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Red Stars right at “home” at Toyota Park

The Red Stars' My Kind of Town logo adorns their new locker room at Toyota Park (photo by Anna Kane)

The Red Stars’ My Kind of Town logo adorns their new locker room at Toyota Park (photo by Anna Kane)

Considering the semi-transient nature of the Chicago Red Stars over the past few years, it’s not surprising that the word the players and even the team’s owner keep coming back to is “home.”

Through the first three years of the National Women’s Soccer League, the Red Stars played their home games at Benedictine University, a Division III college in the Chicago suburb of Lisle, while practicing throughout the week in nearby Oak Brook.

Last year, the Red Stars moved their home matches to Toyota Park in Bridgeview, a 20,000-seat, soccer-specific stadium that also houses the city’s Major League Soccer franchise, the Chicago Fire. However, even then, the squad continued to train off-site.

This spring, the Red Stars moved into Toyota Park on a full-time basis, finally establishing a permanent home base complete with their own locker room, meeting room and access to the stadium’s first-class training facilities.

“We always had an eye towards getting into a higher-quality, soccer-specific stadium,” Red Stars’ owner Arnim Whisler explained to The Equalizer. “Grass was a very important priority as well. The training facility had to come later because we couldn’t get it all done in one deal and get the economics right that first year, so we added that this year.”

“We had a nice set up last year, but now it’s our own. It feels like home,” he added. “It’s exciting for the players to be fully a part of Toyota Park. We sort of felt like visiting tenants last year.”

Gone are the days of traveling to one site for practices and another for games. It’s now the same commute for the Red Stars crew—no matter the day, no matter the purpose.

“This environment is obviously so much better,” noted midfielder Vanessa DiBernardo. “It’s more professional. We have locker rooms, showers, the fields are nice, and this is where we play our games, so it feels more like home. Especially on game day, it’s not going to a different facility that we don’t see every day. It’s great.”

Goalkeeper Michele Dalton also noted the improvement in training facilities and credited the staff at Toyota Park for keeping the fields in top-notch condition.

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“The people who work here are great. The groundskeeper takes care of the grass really well, and it’s a great opportunity to be here as opposed to training on turf every day,” said Dalton. “It keeps our bodies, especially us old folks, walking a little easier at the end of the day. It’s been a great place, a great transition for us.”

Dalton also explained how the new facilities help provide a positive, team-focused setting.

“It’s nice to actually have locker room space in one central place where we can all go and be here before and after practice,” she said. “I think it facilitates a good environment for us socially as a team. It’s just nice to have everything in one spot—our training, our games—it feels a lot more like home.”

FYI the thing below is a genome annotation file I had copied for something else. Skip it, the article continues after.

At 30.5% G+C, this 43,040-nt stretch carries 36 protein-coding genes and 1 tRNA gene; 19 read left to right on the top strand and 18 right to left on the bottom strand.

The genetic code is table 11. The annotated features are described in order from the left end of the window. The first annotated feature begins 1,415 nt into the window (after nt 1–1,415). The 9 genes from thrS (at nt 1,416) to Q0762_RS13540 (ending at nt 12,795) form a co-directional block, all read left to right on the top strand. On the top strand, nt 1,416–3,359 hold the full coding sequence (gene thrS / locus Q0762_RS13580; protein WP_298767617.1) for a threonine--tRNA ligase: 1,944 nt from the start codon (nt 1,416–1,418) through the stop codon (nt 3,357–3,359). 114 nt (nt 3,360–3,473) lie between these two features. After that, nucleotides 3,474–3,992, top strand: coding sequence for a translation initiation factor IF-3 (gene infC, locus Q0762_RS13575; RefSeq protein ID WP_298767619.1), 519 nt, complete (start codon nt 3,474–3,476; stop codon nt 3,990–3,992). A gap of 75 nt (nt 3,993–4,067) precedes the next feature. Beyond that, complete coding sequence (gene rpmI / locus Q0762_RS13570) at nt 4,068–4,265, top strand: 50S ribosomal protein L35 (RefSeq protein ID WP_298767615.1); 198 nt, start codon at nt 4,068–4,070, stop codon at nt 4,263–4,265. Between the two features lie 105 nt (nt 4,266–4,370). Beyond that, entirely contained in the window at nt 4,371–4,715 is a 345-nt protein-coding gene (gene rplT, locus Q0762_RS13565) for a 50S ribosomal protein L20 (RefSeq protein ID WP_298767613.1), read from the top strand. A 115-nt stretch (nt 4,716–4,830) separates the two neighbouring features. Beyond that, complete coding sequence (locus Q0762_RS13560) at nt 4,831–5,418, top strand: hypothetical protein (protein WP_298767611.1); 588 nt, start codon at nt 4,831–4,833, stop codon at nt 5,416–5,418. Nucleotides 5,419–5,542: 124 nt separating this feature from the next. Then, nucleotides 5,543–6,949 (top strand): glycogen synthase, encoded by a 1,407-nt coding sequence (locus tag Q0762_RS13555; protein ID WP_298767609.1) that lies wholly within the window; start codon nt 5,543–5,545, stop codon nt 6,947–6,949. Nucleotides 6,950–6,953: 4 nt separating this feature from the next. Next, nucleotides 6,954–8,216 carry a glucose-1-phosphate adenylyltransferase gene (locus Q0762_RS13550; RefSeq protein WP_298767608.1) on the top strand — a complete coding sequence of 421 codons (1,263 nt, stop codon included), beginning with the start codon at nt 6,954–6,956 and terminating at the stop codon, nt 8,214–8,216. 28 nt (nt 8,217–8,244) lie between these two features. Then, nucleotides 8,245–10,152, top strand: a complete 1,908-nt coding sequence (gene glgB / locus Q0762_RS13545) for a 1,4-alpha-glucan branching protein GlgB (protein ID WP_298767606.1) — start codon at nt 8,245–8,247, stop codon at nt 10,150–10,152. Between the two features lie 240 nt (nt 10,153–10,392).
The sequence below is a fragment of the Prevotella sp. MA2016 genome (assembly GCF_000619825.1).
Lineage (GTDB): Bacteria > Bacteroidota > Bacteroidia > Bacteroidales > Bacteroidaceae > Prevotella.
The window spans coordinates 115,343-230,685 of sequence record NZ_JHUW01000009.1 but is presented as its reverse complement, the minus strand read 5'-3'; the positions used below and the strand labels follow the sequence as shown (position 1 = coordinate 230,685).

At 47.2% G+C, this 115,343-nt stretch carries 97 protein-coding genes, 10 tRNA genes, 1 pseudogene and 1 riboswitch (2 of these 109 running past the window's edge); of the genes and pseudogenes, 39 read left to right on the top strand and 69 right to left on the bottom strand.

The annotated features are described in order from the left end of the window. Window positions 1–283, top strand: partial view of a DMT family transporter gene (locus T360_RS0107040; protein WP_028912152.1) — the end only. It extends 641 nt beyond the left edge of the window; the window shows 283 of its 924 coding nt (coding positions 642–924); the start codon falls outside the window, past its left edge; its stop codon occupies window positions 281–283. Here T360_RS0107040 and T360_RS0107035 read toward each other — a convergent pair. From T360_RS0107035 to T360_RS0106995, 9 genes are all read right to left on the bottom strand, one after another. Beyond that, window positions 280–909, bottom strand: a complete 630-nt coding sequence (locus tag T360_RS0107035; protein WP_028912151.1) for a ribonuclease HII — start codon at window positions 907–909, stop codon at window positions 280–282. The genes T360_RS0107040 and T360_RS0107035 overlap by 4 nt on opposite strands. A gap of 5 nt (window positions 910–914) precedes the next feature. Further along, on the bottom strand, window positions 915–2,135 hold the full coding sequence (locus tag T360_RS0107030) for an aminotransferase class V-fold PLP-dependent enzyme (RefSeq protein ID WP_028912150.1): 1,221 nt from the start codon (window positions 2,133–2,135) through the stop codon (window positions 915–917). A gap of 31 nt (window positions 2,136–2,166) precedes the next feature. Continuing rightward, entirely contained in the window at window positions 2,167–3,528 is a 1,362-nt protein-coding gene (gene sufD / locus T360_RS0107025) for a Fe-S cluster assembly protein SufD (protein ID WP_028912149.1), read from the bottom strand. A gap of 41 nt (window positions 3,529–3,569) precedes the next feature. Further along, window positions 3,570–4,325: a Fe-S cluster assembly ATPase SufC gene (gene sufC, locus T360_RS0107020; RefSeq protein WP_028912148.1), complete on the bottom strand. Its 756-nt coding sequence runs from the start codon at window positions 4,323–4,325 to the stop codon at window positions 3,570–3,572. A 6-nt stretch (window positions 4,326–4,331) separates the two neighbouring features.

Two years ago, when the team’s contract with Benedictine was winding down, Whisler and then-general manager Alyse LaHue started looking at options. Whisler saw the pros and cons of both staying and leaving, but concluded the team needed an upgraded facility.

“When we started getting sellouts at Benedictine we knew that we could stay there and, frankly, make more money and create scarcity—which is really important,” said Whisler. “But for the players and their sense of professionalism, for the quality of the training facilities, for the fan experience and, ultimately—and this is something folks don’t think about as much—for the return for the sponsors, [we decided to move].”

Whisler and LaHue visited “every venue” in the city searching for the right fit. They came close to a deal with Northwestern University, but knew they wouldn’t have as much access to the facilities as they wanted because first priority would go to the school’s athletes, not the Red Stars.

Eventually, crunching the numbers, Whisler and the team settled on moving to Bridgeview. Even though the new stadium would cost more, there would be additional benefits from new sponsor revenue, a facility capable of attracting world-class internationals, additional opportunities for national television broadcasts and the potential to further grow the team’s brand in a more urban environment.

“We loved Benedictine and the folks over there were as helpful as there will ever be, but Toyota Park was the right answer for us,” said the owner.

“[Benedictine] was good, but it’s hard to compare that to what we have here,” added DiBernardo. “The field, the environment that’s here is just totally different.”

Alyssa Mautz, who has seen her fair share of women’s soccer environments, playing in the WPS, abroad in Australia and Russia, and for six years with the Red Stars through their year in the WPSL-E and all five seasons in the NWSL, sees the move to Toyota Park as a welcome evolution in the growth of the league.

“I feel like now the clubs are getting where they need to be,” she noted.

The players and Whisler know that the attendance numbers so far this season at Toyota Park have been low, but the team is targeting improved fan support in the coming weeks. They also know that making their home in an MLS stadium puts them at the top of the NWSL (alongside Orlando, Houston and Portland) when it comes to the quality of their facilities.

“Personally, I’m a little biased, but it’s my favorite field to play on in the league,” said midfielder Danielle Colaprico.

“It’s an amazing facility and it’s awesome to be here.”

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